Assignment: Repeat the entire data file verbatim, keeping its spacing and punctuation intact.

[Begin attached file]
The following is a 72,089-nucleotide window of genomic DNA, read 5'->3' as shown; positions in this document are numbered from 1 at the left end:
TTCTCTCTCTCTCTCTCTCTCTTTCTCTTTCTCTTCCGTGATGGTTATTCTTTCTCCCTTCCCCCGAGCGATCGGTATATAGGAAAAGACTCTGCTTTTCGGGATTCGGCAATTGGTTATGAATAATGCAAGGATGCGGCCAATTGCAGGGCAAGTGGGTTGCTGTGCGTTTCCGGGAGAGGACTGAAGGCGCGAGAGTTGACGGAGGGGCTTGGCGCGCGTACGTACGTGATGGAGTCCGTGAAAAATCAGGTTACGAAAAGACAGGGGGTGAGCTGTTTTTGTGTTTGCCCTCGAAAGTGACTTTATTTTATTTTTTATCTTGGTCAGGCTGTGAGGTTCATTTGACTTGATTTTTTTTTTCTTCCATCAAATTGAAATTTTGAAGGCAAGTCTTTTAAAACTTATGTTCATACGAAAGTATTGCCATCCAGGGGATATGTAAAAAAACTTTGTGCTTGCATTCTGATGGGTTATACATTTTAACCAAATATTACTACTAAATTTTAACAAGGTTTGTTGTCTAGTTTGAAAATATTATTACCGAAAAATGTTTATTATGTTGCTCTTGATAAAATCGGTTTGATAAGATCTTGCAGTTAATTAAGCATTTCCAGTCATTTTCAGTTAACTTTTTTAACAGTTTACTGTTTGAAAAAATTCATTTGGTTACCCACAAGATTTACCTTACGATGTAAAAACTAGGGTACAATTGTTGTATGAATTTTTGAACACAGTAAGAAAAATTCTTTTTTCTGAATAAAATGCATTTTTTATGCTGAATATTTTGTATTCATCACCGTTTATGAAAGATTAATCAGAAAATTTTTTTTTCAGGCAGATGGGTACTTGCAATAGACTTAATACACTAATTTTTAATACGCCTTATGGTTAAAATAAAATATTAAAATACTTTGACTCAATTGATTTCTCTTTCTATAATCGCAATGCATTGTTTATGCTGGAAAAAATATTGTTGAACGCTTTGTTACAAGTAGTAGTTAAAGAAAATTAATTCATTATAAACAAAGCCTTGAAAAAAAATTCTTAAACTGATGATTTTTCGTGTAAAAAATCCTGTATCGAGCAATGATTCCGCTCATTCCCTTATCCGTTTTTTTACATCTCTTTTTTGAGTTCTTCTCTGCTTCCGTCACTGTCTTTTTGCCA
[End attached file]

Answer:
The following is a 72,089-nucleotide window of genomic DNA, read 5'->3' as shown; positions in this document are numbered from 1 at the left end:
TTCTCTCTCTCTCTCTCTCTCTTTCTCTTTCTCTTCCGTGATGGTTATTCTTTCTCCCTTCCCCCGAGCGATCGGTATATAGGAAAAGACTCTGCTTTTCGGGATTCGGCAATTGGTTATGAATAATGCAAGGATGCGGCCAATTGCAGGGCAAGTGGGTTGCTGTGCGTTTCCGGGAGAGGACTGAAGGCGCGAGAGTTGACGGAGGGGCTTGGCGCGCGTACGTACGTGATGGAGTCCGTGAAAAATCAGGTTACGAAAAGACAGGGGGTGAGCTGTTTTTGTGTTTGCCCTCGAAAGTGACTTTATTTTATTTTTTATCTTGGTCAGGCTGTGAGGTTCATTTGACTTGATTTTTTTTTTCTTCCATCAAATTGAAATTTTGAAGGCAAGTCTTTTAAAACTTATGTTCATACGAAAGTATTGCCATCCAGGGGATATGTAAAAAAACTTTGTGCTTGCATTCTGATGGGTTATACATTTTAACCAAATATTACTACTAAATTTTAACAAGGTTTGTTGTCTAGTTTGAAAATATTATTACCGAAAAATGTTTATTATGTTGCTCTTGATAAAATCGGTTTGATAAGATCTTGCAGTTAATTAAGCATTTCCAGTCATTTTCAGTTAACTTTTTTAACAGTTTACTGTTTGAAAAAATTCATTTGGTTACCCACAAGATTTACCTTACGATGTAAAAACTAGGGTACAATTGTTGTATGAATTTTTGAACACAGTAAGAAAAATTCTTTTTTCTGAATAAAATGCATTTTTTATGCTGAATATTTTGTATTCATCACCGTTTATGAAAGATTAATCAGAAAATTTTTTTTTCAGGCAGATGGGTACTTGCAATAGACTTAATACACTAATTTTTAATACGCCTTATGGTTAAAATAAAATATTAAAATACTTTGACTCAATTGATTTCTCTTTCTATAATCGCAATGCATTGTTTATGCTGGAAAAAATATTGTTGAACGCTTTGTTACAAGTAGTAGTTAAAGAAAATTAATTCATTATAAACAAAGCCTTGAAAAAAAATTCTTAAACTGATGATTTTTCGTGTAAAAAATCCTGTATCGAGCAATGATTCCGCTCATTCCCTTATCCGTTTTTTTACATCTCTTTTTTGAGTTCTTCTCTGCTTCCGTCACTGTCTTTTTGCCA